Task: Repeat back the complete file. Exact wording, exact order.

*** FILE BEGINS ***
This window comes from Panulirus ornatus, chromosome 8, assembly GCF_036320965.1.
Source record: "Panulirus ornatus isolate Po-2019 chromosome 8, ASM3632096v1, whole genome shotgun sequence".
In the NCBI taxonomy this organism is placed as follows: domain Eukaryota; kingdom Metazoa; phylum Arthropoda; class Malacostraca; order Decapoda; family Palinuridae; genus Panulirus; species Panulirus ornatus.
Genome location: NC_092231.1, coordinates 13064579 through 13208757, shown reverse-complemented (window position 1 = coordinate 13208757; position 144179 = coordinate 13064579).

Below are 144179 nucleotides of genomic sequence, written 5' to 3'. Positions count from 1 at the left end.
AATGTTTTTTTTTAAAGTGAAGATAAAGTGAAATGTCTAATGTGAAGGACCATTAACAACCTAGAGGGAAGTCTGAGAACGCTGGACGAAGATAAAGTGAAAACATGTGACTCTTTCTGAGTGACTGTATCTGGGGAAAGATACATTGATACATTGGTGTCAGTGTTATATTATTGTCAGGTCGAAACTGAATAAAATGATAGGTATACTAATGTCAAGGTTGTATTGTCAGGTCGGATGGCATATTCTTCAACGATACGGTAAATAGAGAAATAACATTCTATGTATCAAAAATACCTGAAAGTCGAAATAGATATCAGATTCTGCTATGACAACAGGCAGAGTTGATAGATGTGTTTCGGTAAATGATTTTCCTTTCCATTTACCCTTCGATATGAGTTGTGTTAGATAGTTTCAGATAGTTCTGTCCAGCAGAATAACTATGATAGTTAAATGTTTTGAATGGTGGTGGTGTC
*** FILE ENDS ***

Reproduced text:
This window comes from Panulirus ornatus, chromosome 8, assembly GCF_036320965.1.
Source record: "Panulirus ornatus isolate Po-2019 chromosome 8, ASM3632096v1, whole genome shotgun sequence".
In the NCBI taxonomy this organism is placed as follows: domain Eukaryota; kingdom Metazoa; phylum Arthropoda; class Malacostraca; order Decapoda; family Palinuridae; genus Panulirus; species Panulirus ornatus.
Genome location: NC_092231.1, coordinates 13064579 through 13208757, shown reverse-complemented (window position 1 = coordinate 13208757; position 144179 = coordinate 13064579).

Below are 144179 nucleotides of genomic sequence, written 5' to 3'. Positions count from 1 at the left end.
AATGTTTTTTTTTAAAGTGAAGATAAAGTGAAATGTCTAATGTGAAGGACCATTAACAACCTAGAGGGAAGTCTGAGAACGCTGGACGAAGATAAAGTGAAAACATGTGACTCTTTCTGAGTGACTGTATCTGGGGAAAGATACATTGATACATTGGTGTCAGTGTTATATTATTGTCAGGTCGAAACTGAATAAAATGATAGGTATACTAATGTCAAGGTTGTATTGTCAGGTCGGATGGCATATTCTTCAACGATACGGTAAATAGAGAAATAACATTCTATGTATCAAAAATACCTGAAAGTCGAAATAGATATCAGATTCTGCTATGACAACAGGCAGAGTTGATAGATGTGTTTCGGTAAATGATTTTCCTTTCCATTTACCCTTCGATATGAGTTGTGTTAGATAGTTTCAGATAGTTCTGTCCAGCAGAATAACTATGATAGTTAAATGTTTTGAATGGTGGTGGTGTC